Use Interfaces All The Time

Jun 27, 2012 9:10 AM

Tags: java

In addition to being useful concepts generally, Java interfaces can be used literally in code as a way of keeping your code as clean and generic as possible. While you can't ever create a new object based on an interface, you CAN use interface names as object types for variables and parameters. For example, this is a legal way to create a Vector of Objects:

List<Object> someList = new Vector<Object>();

"That's great and all," you say, "but why bother doing that?" And indeed, in a simple case like a mostly-procedural Java agent, you won't get much benefit from doing that. But imagine a method like this:

public List<String> retrieveValuesFromDatabase();

Since all that method guarantees is that it's going to return some sort of List, it has a lot of discretion as to the form that list will take. Maybe the programmer starts out with Vector but then decides that ArrayList is better for the purpose - they're free to change it without troubling the user of the method one bit. Maybe they want to get a little crazier and make their own custom class that implements List and provides a live view of a database - again, that can happen with no change to the user's code.

While the primary benefit comes when large libraries use interfaces in their APIs, even moderately-sized structured programs written by one programmer can benefit. Take a (contrived and unsafe) class like this:

public class ExampleClass {
	private List<String> cache;

	public ExampleClass() {
		this.cache = new ArrayList<String>();
	}
	public List<String> getCache() {
		return this.cache;
	}
	public void setCache(List<String> cache) {
		this.cache = cache;
	}
}

The same benefits mentioned above apply here: because you're referring to your instance variable just as a List, you're free to change the actual implementing class by changing only one line. The benefits are only compounded when you add more and more-complicated methods to your class.

Additionally, using interfaces when they're not strictly necessary can help avoid bad habits and traps. Our go-to example, Vector class, pre-dates the Java Collections Framework and was only retrofitted to the List interface when the framework came out in Java 1.2. It shows its age in a couple ways, not the least of which is the inclusion of a couple methods it uses that are not part of List, such as elementAt(...) and addElement(...). These are best replaced entirely with get(...) and add(...), which are common to all Lists... and are easier on the eyes, to boot.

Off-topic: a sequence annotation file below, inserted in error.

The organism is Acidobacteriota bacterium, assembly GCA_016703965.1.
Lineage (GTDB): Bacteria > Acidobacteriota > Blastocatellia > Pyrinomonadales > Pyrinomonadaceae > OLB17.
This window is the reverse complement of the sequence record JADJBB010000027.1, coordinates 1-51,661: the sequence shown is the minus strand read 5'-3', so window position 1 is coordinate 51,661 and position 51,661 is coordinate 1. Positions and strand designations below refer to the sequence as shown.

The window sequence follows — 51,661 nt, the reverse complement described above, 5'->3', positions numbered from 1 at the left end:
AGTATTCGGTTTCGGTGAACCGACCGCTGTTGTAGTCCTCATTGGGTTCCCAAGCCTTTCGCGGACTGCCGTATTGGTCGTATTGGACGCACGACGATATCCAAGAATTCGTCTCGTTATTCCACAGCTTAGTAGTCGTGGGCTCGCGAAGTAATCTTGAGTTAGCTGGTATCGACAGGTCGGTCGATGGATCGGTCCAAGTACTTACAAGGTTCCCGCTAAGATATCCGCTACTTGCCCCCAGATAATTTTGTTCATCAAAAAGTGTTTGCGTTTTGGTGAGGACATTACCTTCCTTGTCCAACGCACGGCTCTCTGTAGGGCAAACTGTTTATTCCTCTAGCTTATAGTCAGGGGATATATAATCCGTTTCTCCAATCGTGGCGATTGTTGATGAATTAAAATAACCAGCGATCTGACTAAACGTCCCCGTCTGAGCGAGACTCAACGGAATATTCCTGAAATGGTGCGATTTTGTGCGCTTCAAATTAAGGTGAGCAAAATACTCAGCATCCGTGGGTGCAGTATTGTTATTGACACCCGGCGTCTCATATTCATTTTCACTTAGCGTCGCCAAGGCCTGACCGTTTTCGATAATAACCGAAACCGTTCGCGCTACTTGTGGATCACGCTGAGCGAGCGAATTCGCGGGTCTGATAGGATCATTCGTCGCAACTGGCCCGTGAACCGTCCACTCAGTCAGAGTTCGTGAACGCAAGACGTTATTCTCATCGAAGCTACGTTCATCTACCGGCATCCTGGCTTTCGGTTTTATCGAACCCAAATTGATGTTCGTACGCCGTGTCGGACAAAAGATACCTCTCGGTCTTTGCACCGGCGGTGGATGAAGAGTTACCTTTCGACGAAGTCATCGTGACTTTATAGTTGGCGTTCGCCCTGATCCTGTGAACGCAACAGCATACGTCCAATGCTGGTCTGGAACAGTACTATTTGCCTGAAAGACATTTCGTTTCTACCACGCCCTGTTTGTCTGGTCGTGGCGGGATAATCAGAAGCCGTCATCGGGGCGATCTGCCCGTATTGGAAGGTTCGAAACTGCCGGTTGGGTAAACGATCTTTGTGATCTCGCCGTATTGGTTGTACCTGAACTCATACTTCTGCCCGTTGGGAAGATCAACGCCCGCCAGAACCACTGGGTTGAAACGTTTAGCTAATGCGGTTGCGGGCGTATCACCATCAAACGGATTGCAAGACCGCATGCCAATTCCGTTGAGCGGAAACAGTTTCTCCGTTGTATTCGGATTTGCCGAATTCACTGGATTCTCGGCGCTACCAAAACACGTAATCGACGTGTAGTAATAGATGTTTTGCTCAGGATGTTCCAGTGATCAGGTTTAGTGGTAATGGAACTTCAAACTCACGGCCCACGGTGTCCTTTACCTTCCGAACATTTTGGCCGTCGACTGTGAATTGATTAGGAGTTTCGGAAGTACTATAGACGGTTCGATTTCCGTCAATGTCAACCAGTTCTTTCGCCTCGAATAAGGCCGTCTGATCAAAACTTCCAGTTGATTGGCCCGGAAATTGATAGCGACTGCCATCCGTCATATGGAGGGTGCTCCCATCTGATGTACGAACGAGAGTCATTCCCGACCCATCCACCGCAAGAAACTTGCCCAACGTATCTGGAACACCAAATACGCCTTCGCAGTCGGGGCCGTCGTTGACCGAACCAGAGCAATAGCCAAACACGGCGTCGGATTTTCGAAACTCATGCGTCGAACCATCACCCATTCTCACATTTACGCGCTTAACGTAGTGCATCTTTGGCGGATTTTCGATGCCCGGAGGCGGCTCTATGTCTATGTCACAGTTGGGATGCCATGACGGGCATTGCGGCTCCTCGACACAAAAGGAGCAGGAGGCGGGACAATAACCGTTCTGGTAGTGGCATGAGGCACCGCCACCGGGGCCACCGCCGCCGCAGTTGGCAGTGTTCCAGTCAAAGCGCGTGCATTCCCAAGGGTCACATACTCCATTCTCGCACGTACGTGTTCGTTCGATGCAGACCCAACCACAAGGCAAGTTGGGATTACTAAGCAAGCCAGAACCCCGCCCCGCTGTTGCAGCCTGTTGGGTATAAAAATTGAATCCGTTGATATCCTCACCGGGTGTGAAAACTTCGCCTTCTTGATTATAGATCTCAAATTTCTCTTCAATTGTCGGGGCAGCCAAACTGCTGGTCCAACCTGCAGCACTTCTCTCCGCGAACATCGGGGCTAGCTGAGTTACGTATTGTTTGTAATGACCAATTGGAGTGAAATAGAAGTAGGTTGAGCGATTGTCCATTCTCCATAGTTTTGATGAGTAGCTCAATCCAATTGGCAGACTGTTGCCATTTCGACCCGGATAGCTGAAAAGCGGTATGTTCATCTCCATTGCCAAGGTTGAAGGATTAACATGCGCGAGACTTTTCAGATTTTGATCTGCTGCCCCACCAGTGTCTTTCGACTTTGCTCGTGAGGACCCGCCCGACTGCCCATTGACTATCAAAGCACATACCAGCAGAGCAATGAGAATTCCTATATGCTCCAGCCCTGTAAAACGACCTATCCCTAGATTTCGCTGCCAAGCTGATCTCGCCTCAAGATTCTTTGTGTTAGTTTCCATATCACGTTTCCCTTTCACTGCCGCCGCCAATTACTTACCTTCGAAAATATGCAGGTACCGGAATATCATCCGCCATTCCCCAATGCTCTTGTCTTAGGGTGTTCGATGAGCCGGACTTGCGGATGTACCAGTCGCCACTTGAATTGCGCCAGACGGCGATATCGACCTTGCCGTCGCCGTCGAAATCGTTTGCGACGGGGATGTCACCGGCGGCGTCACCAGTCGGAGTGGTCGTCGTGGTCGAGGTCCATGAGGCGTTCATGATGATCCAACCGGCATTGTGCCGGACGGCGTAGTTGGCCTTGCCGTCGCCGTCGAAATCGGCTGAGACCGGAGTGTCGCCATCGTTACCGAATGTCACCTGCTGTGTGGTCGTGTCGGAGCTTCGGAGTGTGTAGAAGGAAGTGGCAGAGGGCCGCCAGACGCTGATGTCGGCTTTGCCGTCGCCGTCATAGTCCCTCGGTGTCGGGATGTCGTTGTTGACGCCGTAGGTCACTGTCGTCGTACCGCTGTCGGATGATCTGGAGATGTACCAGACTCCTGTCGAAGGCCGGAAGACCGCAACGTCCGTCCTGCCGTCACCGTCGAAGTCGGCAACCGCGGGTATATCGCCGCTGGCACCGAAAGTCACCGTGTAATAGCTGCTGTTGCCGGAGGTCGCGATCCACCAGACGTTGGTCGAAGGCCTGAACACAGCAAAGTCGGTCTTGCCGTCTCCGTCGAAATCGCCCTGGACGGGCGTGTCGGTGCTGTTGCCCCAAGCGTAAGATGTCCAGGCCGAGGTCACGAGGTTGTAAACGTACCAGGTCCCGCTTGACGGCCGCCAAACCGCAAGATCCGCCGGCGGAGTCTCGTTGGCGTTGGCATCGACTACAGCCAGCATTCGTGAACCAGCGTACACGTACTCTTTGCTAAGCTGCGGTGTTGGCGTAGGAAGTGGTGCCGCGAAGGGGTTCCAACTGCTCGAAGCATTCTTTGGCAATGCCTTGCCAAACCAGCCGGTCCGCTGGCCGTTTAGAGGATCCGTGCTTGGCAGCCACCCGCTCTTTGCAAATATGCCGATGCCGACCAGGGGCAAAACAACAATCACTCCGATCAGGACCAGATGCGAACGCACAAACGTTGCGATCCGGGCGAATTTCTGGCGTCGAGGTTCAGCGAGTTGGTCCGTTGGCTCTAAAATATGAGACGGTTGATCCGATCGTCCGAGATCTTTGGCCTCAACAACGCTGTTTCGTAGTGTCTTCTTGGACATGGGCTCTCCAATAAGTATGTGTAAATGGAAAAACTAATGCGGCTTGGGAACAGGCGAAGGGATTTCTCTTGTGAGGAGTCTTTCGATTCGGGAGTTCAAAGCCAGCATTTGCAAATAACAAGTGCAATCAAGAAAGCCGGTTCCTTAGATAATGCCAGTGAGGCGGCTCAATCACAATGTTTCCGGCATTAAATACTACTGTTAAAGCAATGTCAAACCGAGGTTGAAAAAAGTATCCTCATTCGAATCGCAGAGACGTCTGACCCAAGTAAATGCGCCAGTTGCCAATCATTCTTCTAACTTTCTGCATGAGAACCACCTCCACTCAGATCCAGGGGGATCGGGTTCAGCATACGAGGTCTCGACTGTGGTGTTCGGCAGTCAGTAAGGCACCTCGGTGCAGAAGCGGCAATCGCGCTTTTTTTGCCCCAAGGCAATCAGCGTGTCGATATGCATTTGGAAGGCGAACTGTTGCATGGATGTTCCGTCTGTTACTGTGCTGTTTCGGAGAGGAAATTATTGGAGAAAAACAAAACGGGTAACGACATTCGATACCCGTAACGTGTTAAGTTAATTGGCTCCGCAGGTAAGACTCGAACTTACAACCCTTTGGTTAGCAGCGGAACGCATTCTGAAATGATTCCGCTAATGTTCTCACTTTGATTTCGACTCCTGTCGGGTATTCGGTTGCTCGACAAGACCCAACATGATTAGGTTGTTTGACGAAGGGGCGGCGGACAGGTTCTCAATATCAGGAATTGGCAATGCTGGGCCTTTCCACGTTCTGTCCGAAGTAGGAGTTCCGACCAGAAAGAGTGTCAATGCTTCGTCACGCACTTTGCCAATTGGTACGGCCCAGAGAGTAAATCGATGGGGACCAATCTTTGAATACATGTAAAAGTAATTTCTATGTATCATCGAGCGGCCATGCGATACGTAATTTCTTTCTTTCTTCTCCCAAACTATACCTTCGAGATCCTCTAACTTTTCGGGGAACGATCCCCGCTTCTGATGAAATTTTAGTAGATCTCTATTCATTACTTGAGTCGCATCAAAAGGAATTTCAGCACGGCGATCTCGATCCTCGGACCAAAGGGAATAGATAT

It's easy to run into problems with APIs that don't use interfaces extensively, like, say, the Domino API*. Presumably due to the fact that the "new" lotus.domino classes were implemented in a pre-1.2 JRE, they use Vector extensively. Most of the time, this is fine - anything expecting a List will happily accept a Vector, but the reverse doesn't hold. You don't have to go far to create a problem. Multi-value controls in XPages, when bound to a Java object, prefer the use of ArrayList (but work great when pointed to an existing List of any stripe). As a result, this will result in an exception:

<?xml version="1.0" encoding="UTF-8"?>
<xp:view xmlns:xp="http://www.ibm.com/xsp/core">
	<xp:this.dataContexts>
		<xp:dataContext var="newRegData" value="${javascript: new java.util.HashMap()}"/>
	</xp:this.dataContexts>
	
	<xp:checkBoxGroup value="#{newRegData.multi}">
		<xp:selectItems value="#{javascript:['one', 'two']}"/>
	</xp:checkBoxGroup>
	
	<xp:button id="createDoc" value="Create Doc">
		<xp:eventHandler event="onclick" submit="true"><xp:this.action><![CDATA[#{javascript:
			var doc = database.createDocument()
			doc.replaceItemValue("MultiValue", newRegData["multi"])
			doc.save()
		}]]></xp:this.action></xp:this.eventHandler>
	</xp:button>
</xp:view>

The problem is that, while ArrayList is still a List, replaceItemValue(...) doesn't give two hoots about interfaces, forcing you to do something like this:

var vec = new java.util.Vector()
vec.addAll(newRegData["multi"])
doc.replaceItemValue("MultiValue", vec)

Not pretty, and that's one that could be fixed without changing the outward API.

The upshot of all this is that you can derive a lot of benefit from using interfaces extensively, even when they're not strictly necessary. I even have a habit of writing lines like "List<Object> values = (List<Object>)doc.getItemValue("SomeItem");", because I am a madman. You may not go as far as I do, but it's still usually a good idea to follow the policy of using interfaces whenever the methods you want are available that way.

* Technically, the the lotus.domino.* "classes" are all interfaces and the implementing classes vary based on the type of connection you're using (e.g. local vs. CORBA). As usual, Domino provides both good and bad examples simultaneously.

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